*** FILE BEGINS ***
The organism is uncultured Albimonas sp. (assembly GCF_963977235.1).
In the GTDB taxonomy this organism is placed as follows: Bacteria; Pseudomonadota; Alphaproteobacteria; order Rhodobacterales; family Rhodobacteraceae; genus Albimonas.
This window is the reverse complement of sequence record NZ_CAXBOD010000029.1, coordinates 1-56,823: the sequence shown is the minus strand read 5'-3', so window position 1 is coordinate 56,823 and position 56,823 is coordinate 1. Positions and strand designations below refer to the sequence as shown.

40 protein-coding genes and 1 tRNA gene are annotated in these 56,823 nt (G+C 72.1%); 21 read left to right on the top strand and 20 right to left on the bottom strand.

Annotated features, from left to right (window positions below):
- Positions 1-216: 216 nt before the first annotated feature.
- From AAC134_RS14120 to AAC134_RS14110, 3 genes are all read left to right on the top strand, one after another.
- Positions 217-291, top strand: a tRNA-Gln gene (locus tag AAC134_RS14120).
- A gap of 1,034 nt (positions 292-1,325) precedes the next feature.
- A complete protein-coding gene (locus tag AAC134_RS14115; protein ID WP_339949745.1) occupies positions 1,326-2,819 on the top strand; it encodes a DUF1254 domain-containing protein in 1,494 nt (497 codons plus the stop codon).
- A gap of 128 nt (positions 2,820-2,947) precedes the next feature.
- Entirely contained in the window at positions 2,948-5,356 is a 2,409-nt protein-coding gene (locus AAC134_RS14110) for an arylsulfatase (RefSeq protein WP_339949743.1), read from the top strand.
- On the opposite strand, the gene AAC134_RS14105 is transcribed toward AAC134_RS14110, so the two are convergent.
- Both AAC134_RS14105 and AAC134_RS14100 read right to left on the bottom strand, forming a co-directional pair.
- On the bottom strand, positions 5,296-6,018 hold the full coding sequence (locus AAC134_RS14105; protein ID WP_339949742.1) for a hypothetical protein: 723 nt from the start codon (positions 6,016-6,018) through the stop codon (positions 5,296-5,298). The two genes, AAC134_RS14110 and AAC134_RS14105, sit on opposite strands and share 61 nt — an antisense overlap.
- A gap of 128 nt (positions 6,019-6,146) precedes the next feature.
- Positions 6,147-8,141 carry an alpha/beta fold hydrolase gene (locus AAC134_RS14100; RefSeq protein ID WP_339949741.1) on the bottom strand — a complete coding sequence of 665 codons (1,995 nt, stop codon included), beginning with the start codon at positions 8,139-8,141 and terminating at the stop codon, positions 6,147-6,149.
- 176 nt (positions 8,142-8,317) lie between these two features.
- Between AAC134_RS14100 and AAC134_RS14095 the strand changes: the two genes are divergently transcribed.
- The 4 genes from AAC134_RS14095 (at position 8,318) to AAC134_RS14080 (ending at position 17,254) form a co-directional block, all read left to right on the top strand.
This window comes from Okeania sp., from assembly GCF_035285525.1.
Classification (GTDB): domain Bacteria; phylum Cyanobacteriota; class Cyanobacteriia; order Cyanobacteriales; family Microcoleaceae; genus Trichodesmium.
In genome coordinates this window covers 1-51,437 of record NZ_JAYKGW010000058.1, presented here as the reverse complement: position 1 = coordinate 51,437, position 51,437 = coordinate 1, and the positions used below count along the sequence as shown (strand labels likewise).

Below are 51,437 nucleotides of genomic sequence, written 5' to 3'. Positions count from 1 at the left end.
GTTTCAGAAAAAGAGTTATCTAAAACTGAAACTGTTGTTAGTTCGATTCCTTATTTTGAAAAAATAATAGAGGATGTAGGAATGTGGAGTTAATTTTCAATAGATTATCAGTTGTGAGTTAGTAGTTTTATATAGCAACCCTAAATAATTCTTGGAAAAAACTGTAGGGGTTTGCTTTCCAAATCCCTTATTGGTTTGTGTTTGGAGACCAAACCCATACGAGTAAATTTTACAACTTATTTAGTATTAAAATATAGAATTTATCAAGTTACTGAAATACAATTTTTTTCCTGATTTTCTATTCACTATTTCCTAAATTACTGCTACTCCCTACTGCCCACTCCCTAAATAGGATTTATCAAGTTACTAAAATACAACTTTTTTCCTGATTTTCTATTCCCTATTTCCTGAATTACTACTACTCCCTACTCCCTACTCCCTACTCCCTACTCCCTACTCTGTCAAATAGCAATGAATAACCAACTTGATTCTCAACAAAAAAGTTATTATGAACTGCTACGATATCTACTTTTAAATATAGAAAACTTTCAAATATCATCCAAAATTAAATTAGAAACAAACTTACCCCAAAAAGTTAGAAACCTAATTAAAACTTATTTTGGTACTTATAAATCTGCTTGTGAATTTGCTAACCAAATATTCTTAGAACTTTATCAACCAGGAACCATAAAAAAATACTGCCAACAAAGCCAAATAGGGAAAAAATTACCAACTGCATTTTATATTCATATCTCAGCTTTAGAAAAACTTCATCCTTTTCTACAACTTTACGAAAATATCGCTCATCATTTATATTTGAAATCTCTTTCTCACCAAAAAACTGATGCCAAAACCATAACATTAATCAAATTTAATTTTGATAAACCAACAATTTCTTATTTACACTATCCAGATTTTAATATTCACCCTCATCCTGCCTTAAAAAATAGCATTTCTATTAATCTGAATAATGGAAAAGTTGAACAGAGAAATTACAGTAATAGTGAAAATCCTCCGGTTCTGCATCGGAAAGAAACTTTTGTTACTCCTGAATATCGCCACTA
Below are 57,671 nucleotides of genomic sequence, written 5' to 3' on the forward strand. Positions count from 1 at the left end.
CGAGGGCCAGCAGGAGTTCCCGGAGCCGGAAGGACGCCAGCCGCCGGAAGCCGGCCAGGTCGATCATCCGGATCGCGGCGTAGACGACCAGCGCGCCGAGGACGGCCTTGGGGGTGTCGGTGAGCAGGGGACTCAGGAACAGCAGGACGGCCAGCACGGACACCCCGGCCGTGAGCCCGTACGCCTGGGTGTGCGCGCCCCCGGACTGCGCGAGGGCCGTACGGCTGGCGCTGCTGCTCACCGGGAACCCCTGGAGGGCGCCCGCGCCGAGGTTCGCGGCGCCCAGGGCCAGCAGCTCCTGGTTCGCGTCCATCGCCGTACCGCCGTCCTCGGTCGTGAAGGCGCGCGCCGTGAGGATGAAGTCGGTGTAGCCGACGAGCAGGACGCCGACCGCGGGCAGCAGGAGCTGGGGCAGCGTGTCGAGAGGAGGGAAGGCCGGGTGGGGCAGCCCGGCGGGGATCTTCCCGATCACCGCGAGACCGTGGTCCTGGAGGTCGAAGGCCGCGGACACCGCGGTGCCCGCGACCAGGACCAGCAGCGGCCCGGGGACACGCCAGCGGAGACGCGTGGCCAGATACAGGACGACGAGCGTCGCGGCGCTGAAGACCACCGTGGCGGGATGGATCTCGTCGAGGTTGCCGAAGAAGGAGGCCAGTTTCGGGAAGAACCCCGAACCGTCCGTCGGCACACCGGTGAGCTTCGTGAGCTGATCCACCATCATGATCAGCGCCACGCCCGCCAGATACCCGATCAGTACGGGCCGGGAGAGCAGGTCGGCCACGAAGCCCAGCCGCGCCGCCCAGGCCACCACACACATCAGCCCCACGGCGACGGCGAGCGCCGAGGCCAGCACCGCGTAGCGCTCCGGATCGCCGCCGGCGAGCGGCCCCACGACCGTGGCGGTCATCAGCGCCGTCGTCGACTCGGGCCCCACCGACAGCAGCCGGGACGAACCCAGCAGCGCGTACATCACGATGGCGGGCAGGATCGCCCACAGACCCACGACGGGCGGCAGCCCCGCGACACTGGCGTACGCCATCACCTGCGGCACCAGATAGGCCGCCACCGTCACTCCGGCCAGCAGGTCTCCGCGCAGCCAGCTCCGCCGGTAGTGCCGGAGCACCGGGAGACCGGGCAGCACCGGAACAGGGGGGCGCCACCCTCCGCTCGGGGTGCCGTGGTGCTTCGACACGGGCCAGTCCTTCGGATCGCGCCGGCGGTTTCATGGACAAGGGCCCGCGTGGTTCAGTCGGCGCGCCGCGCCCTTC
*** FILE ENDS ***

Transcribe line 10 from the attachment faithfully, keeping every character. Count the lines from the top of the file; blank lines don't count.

- A complete protein-coding gene (locus tag AAC134_RS14115; protein ID WP_339949745.1) occupies positions 1,326-2,819 on the top strand; it encodes a DUF1254 domain-containing protein in 1,494 nt (497 codons plus the stop codon).